It's time for another Typography film. It seems like every 1 to 1.5 years after "Helvetica" there's another one, albeit on a smaller scale and, sadly, never reaching the same level of popularity and notoriety. Well, here's to hoping that this latest one, "Linotype," will come as close to educating the world about a piece of important technology now going extinct as "Helvetica" has educated the world about the most ubiquitous of fonts.
A film by Douglas Wilson, a graphic designer with a passion for typography and letterpress printing, "Linotype" outlines the history of the machine and current attempts to keep it alive. Instead of making the printer set each letter one at a time in rows, the linotype machine revolutionized printmaking when it arrived on the scene in 1886 by allowing the printer to simply type as fast as he or she could on a keyboard, and the complex machine would set the type for them. Printing was, in theory, almost as fast as typing in a word processor program and printing out copies on your laser printer would be today. New technology came along in the 1960's, and so the linotype machines were left unloved or destroyed. Watch the video above to help whet your appetite on the subject.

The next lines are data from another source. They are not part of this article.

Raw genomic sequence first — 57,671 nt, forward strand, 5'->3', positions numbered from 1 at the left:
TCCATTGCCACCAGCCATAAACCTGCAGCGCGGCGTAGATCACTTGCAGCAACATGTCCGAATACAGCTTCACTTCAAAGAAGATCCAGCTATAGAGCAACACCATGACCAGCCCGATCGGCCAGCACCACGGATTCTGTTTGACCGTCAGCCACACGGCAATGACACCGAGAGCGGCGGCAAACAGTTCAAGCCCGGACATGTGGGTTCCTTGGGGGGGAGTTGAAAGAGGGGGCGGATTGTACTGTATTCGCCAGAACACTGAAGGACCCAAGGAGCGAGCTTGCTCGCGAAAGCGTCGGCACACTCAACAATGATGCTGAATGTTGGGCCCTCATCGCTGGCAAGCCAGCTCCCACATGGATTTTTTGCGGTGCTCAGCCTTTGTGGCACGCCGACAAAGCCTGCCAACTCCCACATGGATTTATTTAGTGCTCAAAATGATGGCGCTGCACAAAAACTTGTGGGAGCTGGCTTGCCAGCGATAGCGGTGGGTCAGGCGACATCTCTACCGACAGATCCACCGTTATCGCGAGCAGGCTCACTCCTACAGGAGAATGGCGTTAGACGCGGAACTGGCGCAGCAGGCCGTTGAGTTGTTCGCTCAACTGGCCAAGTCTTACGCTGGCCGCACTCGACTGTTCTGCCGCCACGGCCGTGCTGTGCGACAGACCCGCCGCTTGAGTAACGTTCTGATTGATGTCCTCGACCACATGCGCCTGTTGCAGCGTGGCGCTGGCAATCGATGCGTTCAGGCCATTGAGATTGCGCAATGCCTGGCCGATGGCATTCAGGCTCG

At first, the film's creators needed help. A few weeks ago they set up a site and were asking for donations, and the good news is they have exceeded their goal for donations. "Linotype" is scheduled to be completed in Fall 2011. Godspeed, and save the linotype machines.